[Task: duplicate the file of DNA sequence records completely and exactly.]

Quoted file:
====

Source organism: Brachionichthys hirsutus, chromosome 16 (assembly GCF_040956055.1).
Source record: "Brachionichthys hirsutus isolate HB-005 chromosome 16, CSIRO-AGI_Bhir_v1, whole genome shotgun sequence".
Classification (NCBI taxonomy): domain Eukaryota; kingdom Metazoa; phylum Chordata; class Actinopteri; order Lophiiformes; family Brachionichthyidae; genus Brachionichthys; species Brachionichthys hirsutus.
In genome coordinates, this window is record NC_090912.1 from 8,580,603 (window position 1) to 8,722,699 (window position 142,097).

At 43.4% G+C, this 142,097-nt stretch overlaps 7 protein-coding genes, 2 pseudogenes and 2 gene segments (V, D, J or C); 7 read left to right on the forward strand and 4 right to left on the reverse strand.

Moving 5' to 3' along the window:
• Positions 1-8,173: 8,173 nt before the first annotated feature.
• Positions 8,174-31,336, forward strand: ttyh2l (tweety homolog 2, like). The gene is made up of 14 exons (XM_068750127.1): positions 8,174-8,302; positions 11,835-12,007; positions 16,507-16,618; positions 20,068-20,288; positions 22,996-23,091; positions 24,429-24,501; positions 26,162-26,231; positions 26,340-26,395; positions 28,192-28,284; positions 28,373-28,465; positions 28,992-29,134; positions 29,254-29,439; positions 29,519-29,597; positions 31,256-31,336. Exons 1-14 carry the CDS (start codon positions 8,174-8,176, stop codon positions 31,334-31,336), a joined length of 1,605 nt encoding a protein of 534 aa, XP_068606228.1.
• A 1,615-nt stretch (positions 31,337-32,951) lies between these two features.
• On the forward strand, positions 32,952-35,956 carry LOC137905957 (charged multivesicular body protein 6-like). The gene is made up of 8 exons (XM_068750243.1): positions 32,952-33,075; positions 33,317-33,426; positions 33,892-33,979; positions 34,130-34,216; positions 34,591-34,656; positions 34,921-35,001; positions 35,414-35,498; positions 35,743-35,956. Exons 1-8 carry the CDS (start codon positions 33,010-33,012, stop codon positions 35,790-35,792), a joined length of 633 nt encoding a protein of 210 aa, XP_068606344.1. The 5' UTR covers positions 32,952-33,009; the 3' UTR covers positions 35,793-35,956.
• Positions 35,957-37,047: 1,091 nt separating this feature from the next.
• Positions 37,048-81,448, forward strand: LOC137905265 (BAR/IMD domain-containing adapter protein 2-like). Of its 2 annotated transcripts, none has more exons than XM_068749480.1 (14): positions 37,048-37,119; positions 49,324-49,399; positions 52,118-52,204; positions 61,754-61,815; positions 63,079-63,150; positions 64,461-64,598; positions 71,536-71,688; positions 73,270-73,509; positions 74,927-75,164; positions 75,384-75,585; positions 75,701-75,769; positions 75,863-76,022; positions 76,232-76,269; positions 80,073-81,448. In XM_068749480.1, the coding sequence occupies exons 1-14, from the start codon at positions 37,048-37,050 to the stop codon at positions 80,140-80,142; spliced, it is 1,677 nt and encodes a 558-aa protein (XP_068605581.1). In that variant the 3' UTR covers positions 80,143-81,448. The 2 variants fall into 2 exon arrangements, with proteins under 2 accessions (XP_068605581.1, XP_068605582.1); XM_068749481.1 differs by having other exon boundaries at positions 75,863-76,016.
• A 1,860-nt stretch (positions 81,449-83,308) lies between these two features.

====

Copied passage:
Source organism: Brachionichthys hirsutus, chromosome 16 (assembly GCF_040956055.1).
Source record: "Brachionichthys hirsutus isolate HB-005 chromosome 16, CSIRO-AGI_Bhir_v1, whole genome shotgun sequence".
Classification (NCBI taxonomy): domain Eukaryota; kingdom Metazoa; phylum Chordata; class Actinopteri; order Lophiiformes; family Brachionichthyidae; genus Brachionichthys; species Brachionichthys hirsutus.
In genome coordinates, this window is record NC_090912.1 from 8,580,603 (window position 1) to 8,722,699 (window position 142,097).

At 43.4% G+C, this 142,097-nt stretch overlaps 7 protein-coding genes, 2 pseudogenes and 2 gene segments (V, D, J or C); 7 read left to right on the forward strand and 4 right to left on the reverse strand.

Moving 5' to 3' along the window:
• Positions 1-8,173: 8,173 nt before the first annotated feature.
• Positions 8,174-31,336, forward strand: ttyh2l (tweety homolog 2, like). The gene is made up of 14 exons (XM_068750127.1): positions 8,174-8,302; positions 11,835-12,007; positions 16,507-16,618; positions 20,068-20,288; positions 22,996-23,091; positions 24,429-24,501; positions 26,162-26,231; positions 26,340-26,395; positions 28,192-28,284; positions 28,373-28,465; positions 28,992-29,134; positions 29,254-29,439; positions 29,519-29,597; positions 31,256-31,336. Exons 1-14 carry the CDS (start codon positions 8,174-8,176, stop codon positions 31,334-31,336), a joined length of 1,605 nt encoding a protein of 534 aa, XP_068606228.1.
• A 1,615-nt stretch (positions 31,337-32,951) lies between these two features.
• On the forward strand, positions 32,952-35,956 carry LOC137905957 (charged multivesicular body protein 6-like). The gene is made up of 8 exons (XM_068750243.1): positions 32,952-33,075; positions 33,317-33,426; positions 33,892-33,979; positions 34,130-34,216; positions 34,591-34,656; positions 34,921-35,001; positions 35,414-35,498; positions 35,743-35,956. Exons 1-8 carry the CDS (start codon positions 33,010-33,012, stop codon positions 35,790-35,792), a joined length of 633 nt encoding a protein of 210 aa, XP_068606344.1. The 5' UTR covers positions 32,952-33,009; the 3' UTR covers positions 35,793-35,956.
• Positions 35,957-37,047: 1,091 nt separating this feature from the next.
• Positions 37,048-81,448, forward strand: LOC137905265 (BAR/IMD domain-containing adapter protein 2-like). Of its 2 annotated transcripts, none has more exons than XM_068749480.1 (14): positions 37,048-37,119; positions 49,324-49,399; positions 52,118-52,204; positions 61,754-61,815; positions 63,079-63,150; positions 64,461-64,598; positions 71,536-71,688; positions 73,270-73,509; positions 74,927-75,164; positions 75,384-75,585; positions 75,701-75,769; positions 75,863-76,022; positions 76,232-76,269; positions 80,073-81,448. In XM_068749480.1, the coding sequence occupies exons 1-14, from the start codon at positions 37,048-37,050 to the stop codon at positions 80,140-80,142; spliced, it is 1,677 nt and encodes a 558-aa protein (XP_068605581.1). In that variant the 3' UTR covers positions 80,143-81,448. The 2 variants fall into 2 exon arrangements, with proteins under 2 accessions (XP_068605581.1, XP_068605582.1); XM_068749481.1 differs by having other exon boundaries at positions 75,863-76,016.
• A 1,860-nt stretch (positions 81,449-83,308) lies between these two features.